Which (If Any) To Buy?

Discussion in 'Mac mini' started by jseymour, Oct 12, 2018.

  1. jseymour macrumors newbie

    Joined:
    Oct 11, 2018
    Location:
    S.E. Michigan, USA
    #1
    A little background: I'm mainly a Linux guy. About a year ago my wife and I left the Android world behind for iPhones and iPads. (And an Apple Watch for me.) I've a fairly sophisticated home network (ex-IT guy). For computers: One machine that doubles as our LAN server and my desktop, built from scratch by me, and a fairly vintage Dell desk-side box that dual-boots MS-Win 7 Pro and Linux for my wife. Given the iThings we have already, it's been in my mind I'd eventually make my machine a server only and replace both our desktops with Apple desktops.

    This question involves replacing my wife's old Dell.

    Win7 Pro is nearly EOL'd and the latest Linux update to that machine has apparently messed-up the video driver. It's time for it to go. I would simply build her a machine and put Linux on it, but she needs support for her TomTom GPS. I won't have MS-Win 10 on the network, so Apple it is. I want to preserve her WS display (a Dell display with DVI connection), keyboard and (wireless) mouse, if I can, so I'm thinking a Mac Mini would be best?

    Other than support for updating her TomTom GPS, all she does is banking and stuff like that on it. Perhaps a bit of light photo editing (cropping, sharpening, red-eye reduction, colour balance). Mostly she uses her iPad. So the demand on whatever we get her won't be particularly high.

    What would y'all recommend I should be looking at?

    Thanks!
     
  2. redheeler macrumors 604

    redheeler

    Joined:
    Oct 17, 2014
    #2
    I can't recommend any new Mac mini at this point. The newest one is from 2014, and is inferior to the 2012 in some ways. It's possible Apple will release an updated model before the end of the year, but this hasn't yet been confirmed.
     
  3. Fishrrman macrumors P6

    Fishrrman

    Joined:
    Feb 20, 2009
    #3
    As red heeler already said, DO NOT buy a "current" Mini, as they are an old 2014-design.

    New 2018 Minis -MIGHT- be coming soon, but no one here can say for sure if that will happen, or not.

    If your wife needs a Mac RIGHT NOW, considering her "light level of usage", I would recommend a 21" iMac.

    Get 8gb of RAM (I believe that's standard), but I STRONGLY SUGGEST that you spend $100 more and get a 256gb SSD (instead of a fusion drive).
    It will make a GREAT difference in performance, and also (perhaps) the longevity of the iMac.
    That $100 will become the best money you ever spend on a Mac.

    Be aware that ANY iMac with an internal SSD MUST be ordered from Apple's "build to order" page online. You can't buy them at Apple Stores or from [most] 3rd-party resellers.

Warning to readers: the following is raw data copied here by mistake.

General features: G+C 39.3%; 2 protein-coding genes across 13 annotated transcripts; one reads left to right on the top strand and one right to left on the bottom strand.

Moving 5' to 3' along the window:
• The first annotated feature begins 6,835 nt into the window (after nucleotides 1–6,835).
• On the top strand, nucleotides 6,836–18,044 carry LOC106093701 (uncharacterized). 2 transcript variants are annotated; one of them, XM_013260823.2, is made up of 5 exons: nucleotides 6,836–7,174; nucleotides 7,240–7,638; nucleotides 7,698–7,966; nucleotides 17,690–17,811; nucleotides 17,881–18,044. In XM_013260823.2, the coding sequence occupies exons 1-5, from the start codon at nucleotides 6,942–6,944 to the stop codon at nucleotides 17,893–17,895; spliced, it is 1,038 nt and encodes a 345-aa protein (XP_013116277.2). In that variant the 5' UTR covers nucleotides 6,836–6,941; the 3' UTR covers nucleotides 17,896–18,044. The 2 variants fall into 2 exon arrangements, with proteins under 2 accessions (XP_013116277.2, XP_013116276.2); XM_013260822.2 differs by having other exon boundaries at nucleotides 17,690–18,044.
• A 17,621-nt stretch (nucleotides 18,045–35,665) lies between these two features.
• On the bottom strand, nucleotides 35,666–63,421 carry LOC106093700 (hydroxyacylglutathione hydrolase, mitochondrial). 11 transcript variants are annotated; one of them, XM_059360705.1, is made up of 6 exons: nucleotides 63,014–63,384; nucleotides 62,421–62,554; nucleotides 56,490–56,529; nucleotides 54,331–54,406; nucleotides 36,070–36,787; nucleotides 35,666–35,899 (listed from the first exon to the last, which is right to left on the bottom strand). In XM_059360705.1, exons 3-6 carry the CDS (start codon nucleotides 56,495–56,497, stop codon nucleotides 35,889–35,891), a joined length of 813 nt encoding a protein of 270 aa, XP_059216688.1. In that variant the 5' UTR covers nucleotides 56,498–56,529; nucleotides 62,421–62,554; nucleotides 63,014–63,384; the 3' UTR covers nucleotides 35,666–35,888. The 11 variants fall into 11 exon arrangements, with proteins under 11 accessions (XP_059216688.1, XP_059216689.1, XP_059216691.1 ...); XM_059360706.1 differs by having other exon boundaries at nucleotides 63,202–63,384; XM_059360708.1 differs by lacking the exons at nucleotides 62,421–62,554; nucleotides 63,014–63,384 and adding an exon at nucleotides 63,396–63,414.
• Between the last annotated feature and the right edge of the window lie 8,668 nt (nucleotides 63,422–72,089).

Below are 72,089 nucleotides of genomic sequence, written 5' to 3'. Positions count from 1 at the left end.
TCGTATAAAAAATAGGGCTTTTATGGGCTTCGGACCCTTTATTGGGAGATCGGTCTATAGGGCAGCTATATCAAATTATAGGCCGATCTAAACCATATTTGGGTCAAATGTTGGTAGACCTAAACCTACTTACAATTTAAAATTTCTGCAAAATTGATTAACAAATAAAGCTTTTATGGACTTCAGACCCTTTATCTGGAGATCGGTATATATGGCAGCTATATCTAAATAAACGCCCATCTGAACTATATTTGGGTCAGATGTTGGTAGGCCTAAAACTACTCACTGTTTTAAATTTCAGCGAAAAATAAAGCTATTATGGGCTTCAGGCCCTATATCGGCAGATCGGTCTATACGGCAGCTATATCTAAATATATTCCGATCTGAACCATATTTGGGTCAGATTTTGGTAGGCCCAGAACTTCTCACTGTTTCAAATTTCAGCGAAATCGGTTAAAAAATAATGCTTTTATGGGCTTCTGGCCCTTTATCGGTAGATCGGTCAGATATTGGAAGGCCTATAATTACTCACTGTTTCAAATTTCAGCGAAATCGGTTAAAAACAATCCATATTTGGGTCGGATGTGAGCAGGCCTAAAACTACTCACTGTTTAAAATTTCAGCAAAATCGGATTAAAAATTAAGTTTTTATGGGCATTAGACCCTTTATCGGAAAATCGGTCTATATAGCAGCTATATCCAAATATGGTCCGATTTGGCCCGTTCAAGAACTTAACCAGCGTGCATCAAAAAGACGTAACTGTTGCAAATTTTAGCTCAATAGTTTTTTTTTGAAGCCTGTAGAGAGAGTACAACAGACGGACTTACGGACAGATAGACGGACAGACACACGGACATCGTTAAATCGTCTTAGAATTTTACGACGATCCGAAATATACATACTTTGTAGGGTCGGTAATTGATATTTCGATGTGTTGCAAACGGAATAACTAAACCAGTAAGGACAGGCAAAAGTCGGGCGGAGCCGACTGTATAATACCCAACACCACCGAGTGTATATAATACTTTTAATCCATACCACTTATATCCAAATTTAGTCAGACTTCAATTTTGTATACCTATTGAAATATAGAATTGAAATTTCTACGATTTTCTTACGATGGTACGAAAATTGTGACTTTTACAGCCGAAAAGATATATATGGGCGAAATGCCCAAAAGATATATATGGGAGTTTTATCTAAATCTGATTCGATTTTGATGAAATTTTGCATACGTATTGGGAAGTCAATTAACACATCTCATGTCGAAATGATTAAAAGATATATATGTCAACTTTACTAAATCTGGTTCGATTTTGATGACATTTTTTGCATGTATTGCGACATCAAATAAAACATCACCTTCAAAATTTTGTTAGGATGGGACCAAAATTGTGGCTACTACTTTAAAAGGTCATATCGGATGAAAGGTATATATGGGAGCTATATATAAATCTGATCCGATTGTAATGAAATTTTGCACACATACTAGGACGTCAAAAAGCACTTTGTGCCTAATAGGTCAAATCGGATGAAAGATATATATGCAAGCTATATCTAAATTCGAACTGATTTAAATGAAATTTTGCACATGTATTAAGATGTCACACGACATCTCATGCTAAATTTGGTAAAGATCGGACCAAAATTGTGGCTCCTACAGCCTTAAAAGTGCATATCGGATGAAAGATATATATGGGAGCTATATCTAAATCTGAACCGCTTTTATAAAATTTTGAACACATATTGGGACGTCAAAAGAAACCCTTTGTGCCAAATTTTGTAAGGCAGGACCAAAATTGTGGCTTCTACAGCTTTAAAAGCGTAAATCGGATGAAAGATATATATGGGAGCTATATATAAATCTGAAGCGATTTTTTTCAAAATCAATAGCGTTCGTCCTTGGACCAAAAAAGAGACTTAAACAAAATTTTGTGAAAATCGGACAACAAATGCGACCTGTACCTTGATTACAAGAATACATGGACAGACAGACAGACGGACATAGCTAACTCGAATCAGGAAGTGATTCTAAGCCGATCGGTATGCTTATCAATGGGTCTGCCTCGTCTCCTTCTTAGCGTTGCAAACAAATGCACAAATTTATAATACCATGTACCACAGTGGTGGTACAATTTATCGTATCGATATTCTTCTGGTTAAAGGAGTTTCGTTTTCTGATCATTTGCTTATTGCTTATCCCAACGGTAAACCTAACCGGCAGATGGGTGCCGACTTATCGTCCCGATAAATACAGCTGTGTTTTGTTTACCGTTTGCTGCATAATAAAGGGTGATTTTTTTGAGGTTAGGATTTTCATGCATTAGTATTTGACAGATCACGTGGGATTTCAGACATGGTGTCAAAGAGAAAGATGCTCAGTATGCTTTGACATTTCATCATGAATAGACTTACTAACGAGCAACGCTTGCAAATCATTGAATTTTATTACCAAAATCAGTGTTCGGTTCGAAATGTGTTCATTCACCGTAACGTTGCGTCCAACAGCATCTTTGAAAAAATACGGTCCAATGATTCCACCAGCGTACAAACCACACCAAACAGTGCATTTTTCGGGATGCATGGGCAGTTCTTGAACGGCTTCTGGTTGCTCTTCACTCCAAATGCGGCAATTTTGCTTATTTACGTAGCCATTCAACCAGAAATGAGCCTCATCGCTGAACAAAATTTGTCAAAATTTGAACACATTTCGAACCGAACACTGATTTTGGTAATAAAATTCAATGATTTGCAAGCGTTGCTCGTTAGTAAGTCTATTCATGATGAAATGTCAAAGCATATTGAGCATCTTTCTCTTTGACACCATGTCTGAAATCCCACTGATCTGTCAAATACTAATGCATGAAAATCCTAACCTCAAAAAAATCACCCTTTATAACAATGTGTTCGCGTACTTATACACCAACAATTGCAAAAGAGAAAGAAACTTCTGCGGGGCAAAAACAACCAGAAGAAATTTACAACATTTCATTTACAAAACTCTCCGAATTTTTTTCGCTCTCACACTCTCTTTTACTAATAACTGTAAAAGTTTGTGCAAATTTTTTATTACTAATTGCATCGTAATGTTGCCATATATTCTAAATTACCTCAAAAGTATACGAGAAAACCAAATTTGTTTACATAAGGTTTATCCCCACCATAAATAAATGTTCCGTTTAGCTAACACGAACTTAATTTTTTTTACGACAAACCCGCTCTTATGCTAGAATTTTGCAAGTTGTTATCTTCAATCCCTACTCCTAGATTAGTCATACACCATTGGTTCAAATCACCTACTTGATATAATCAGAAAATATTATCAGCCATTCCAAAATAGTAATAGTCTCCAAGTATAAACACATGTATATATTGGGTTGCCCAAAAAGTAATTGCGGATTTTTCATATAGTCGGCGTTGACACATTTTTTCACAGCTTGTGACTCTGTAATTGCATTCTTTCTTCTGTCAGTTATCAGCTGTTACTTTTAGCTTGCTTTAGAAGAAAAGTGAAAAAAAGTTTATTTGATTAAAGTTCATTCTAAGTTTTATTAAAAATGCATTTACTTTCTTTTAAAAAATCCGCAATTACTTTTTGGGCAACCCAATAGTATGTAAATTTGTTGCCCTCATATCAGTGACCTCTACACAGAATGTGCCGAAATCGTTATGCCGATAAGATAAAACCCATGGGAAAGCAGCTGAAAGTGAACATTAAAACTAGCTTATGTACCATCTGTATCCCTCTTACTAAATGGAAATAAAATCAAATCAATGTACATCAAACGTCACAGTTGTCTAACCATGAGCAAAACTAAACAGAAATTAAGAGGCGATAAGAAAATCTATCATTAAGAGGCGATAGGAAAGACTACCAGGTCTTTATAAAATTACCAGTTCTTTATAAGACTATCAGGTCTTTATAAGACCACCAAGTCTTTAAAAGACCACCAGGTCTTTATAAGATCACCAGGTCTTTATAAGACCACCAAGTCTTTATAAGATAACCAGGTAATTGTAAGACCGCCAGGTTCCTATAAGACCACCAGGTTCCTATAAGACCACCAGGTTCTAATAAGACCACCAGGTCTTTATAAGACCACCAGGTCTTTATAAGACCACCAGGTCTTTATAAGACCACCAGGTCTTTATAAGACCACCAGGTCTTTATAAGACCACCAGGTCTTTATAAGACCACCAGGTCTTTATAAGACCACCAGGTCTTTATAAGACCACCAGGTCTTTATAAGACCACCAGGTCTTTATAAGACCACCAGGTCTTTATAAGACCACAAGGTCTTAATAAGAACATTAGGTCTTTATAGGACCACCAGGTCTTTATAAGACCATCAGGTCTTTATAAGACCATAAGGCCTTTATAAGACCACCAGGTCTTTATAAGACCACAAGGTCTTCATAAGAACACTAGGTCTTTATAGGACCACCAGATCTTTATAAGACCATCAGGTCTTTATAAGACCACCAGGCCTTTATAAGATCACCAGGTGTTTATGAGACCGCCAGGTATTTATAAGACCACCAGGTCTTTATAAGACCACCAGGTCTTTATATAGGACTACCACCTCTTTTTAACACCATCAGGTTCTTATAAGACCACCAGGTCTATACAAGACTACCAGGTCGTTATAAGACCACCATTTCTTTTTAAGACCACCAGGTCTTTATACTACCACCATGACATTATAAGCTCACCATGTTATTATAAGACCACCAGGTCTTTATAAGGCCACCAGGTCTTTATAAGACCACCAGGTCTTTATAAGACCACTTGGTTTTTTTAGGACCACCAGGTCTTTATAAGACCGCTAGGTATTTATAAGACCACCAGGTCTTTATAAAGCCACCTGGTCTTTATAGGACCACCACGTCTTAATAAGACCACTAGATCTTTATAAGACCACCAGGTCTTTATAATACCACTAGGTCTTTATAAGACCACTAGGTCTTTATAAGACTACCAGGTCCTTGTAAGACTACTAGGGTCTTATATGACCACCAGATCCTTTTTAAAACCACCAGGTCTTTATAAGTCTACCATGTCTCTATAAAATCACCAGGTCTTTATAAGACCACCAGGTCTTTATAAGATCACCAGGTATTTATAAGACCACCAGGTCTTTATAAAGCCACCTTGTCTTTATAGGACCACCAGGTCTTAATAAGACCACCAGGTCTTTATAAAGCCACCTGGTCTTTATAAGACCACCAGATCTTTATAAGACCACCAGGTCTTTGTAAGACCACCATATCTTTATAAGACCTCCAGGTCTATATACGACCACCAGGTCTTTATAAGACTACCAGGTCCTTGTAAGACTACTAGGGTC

A -very few- online 3rd-party resellers (B&H in NYC is one) pre-order and stock iMacs with SSDs "ready to sell", but you have to check carefully to see what's available.

    Again, if it's "a Mini you want", you're best advised to "wait a little longer"...
     
  4. jseymour thread starter macrumors newbie

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    Oct 11, 2018
    Location:
    S.E. Michigan, USA
    #4
    Thanks for the follow-ups!

    The budget for this is highly constrained, so we won't be buying any brand new 2018 (or later) products.

    It sounds like if we want to buy a used Mini it'd be best to go with a 2012? What would be the downsides in a used 2012 Mini?

    I'll look at used iMacs, but I'm disinclined to go in that direction. If I do decide to head that way, I'll repost in the iMac sub-forum.
     
  5. sublunar macrumors 6502a

    Joined:
    Jun 23, 2007
    #5
    The main downside in the 2012 is the HD4000 GPU which is good enough to run 1440p monitors but not 4k.

    To re-use the DVI monitor you'd need either a Thunderbolt to DVI or HDMI to DVI adaptor.

    Is the 'wireless' mouse a Bluetooth one? An RF wireless device may need a dongle - and then we're into the realm of possible compatibility issues.

    I wouldn't like to vouch for the ability of a Mac to update the TomTom GPS.
     
  6. Fishrrman macrumors P6

    Fishrrman

    Joined:
    Feb 20, 2009
    #6
    "The budget for this is highly constrained, so we won't be buying any brand new 2018 (or later) products."

    The ONLY 2012 Mini I would buy used, is an i7 version with either the 2.3 or 2.6ghz CPU.
    These will probably come with platter-based HDDs inside which will be SLOW.
    But... "for cheap" you can add an EXTERNAL USB3 SSD (250gb will do) that will make it boot and run far FAR better.

    If you buy a 2014 Mini (the ones that are still being sold "new" right now), DO NOT buy one unless it has 8gb of RAM installed. The RAM is NOT upgradeable on these, and 4gb just "isn't enough" any more.